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Stopped for a DUI? This is What to Expect

Posted Wednesday, June 19, 2019 by Andrew Charles Huff

Many cases for Driving Under the Influence begins with a regular traffic stop but ends up as a full blown DUI investigation. When this happens, police officers normally request a person perform Standardized Field Sobriety Tests to determine whether they will make an arrest or not. When this situation occurs, it is important to understand your rights and the consequences of performing or refusing these roadside agility tests. These standardized roadside tests normally consist of the Horizontal Gaze Nystagmus (HGN), the Walk and Turn test and finally the One Leg Stand. These physical tests are normally followed by a request for a portable breath test (PBT).

The Standardized Field Sobriety Tests (SFST’s) is one tool that law enforcement will use to determine whether or not they believe you are impaired by alcohol or drugs.

The first test is normally the “Horizontal Gaze Nystagmus,” which tests eye muscles twitching while they move back and forth. This can be used as evidence of consumption and at times impairment.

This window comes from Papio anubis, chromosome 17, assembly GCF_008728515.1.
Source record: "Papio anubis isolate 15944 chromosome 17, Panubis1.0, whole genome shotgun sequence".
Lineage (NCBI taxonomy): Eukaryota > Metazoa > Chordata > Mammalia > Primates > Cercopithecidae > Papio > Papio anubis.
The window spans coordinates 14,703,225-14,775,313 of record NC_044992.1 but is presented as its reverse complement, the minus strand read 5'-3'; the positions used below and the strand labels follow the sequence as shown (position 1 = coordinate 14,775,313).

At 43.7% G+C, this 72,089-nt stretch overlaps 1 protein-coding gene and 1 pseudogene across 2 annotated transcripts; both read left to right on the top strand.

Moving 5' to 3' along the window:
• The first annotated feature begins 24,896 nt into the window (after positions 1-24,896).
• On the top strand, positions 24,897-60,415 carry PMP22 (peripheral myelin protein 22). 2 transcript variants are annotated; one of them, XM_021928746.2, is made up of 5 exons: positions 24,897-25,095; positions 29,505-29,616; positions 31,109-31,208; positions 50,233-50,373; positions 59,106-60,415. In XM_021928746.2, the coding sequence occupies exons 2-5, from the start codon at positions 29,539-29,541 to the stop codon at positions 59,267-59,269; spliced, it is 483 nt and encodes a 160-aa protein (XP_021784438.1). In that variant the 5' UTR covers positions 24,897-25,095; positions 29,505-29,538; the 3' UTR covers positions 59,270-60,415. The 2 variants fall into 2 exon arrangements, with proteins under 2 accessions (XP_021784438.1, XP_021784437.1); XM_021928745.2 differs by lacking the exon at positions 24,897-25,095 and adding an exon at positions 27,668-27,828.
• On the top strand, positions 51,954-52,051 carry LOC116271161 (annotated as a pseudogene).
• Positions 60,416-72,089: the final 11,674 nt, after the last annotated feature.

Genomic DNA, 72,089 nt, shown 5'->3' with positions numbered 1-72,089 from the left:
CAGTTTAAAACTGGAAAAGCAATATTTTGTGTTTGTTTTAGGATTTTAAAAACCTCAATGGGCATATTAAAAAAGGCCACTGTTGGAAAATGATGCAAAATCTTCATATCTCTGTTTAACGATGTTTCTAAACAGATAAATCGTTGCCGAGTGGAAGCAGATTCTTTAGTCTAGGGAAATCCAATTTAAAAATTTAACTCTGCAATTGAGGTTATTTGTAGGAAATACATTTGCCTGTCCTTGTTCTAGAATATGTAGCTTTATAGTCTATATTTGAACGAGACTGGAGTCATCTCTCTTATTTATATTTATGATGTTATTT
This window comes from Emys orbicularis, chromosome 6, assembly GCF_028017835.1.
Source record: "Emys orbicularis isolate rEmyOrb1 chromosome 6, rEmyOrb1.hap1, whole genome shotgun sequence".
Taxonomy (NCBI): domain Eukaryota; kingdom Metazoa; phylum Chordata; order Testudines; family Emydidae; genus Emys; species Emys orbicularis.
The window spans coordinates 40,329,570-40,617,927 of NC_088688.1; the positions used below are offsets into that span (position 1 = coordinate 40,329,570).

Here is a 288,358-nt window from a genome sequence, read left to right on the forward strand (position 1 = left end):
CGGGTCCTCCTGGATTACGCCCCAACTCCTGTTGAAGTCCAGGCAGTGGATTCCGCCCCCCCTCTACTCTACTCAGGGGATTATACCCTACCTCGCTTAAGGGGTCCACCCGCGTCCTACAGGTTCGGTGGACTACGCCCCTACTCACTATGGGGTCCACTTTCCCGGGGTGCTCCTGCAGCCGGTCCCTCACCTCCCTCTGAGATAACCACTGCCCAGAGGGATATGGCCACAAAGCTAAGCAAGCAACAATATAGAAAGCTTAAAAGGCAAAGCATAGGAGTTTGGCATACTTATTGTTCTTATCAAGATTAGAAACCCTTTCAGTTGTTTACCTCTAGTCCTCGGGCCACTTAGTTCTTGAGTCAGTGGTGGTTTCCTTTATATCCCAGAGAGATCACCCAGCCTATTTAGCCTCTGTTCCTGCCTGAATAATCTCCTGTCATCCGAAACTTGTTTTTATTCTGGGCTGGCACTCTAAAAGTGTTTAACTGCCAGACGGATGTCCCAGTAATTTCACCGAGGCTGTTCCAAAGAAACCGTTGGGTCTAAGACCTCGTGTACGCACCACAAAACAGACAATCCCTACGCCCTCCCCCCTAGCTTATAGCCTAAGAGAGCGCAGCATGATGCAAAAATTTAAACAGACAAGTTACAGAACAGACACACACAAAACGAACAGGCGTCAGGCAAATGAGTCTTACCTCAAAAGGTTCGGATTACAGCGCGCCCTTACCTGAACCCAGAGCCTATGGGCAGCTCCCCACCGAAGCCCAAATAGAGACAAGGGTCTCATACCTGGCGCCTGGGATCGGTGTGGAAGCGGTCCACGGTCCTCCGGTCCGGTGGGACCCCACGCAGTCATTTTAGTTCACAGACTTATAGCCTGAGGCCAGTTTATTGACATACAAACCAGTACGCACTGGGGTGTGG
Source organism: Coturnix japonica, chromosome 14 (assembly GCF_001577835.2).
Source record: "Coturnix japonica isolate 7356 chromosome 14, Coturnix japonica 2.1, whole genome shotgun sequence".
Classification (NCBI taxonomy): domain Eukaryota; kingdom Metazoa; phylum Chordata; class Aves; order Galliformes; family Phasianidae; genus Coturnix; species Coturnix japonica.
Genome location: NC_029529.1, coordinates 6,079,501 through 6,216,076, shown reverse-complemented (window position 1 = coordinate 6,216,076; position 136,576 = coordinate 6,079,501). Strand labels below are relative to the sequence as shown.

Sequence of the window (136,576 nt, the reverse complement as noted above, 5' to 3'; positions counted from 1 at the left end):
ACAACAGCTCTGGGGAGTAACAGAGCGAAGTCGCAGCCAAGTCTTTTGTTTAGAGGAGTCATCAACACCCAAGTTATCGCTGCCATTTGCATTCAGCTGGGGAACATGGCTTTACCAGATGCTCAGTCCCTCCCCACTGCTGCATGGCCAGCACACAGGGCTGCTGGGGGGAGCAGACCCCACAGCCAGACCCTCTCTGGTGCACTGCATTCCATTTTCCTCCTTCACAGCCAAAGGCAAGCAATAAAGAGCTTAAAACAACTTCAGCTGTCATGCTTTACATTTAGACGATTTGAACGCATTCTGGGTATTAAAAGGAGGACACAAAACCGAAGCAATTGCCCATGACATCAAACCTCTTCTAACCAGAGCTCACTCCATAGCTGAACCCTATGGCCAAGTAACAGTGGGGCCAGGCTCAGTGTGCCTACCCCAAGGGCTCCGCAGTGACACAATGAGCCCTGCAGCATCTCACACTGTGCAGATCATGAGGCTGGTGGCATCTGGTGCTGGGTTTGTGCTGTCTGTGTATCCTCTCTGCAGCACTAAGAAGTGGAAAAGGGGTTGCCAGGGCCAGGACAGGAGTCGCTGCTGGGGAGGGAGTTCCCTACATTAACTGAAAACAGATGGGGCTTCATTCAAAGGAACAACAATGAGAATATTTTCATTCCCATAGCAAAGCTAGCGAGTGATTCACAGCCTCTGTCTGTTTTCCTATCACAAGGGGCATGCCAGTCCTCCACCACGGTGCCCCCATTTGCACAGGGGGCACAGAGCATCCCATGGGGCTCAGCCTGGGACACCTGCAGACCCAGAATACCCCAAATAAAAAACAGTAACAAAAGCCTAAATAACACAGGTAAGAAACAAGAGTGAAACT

The “Walk and Turn” is another field test that challenges a person’s agility, balance and ability to remember and follow multiple directions.

The third test is the “One Leg Stand”, which also tests agility, balance and ability to follow multiple directions.

These roadside tests are voluntary and you have the right not to perform them. Be aware that police score these tests quite differently than most would expect and they are hard to pass. For this reason, I normally advise people to politely decline these physical tests, especially if you have any leg, knee or back injuries. Some people will have issues performing these tests due to clothing or improper shoes. These factors can cause false positive results on these roadside tests.

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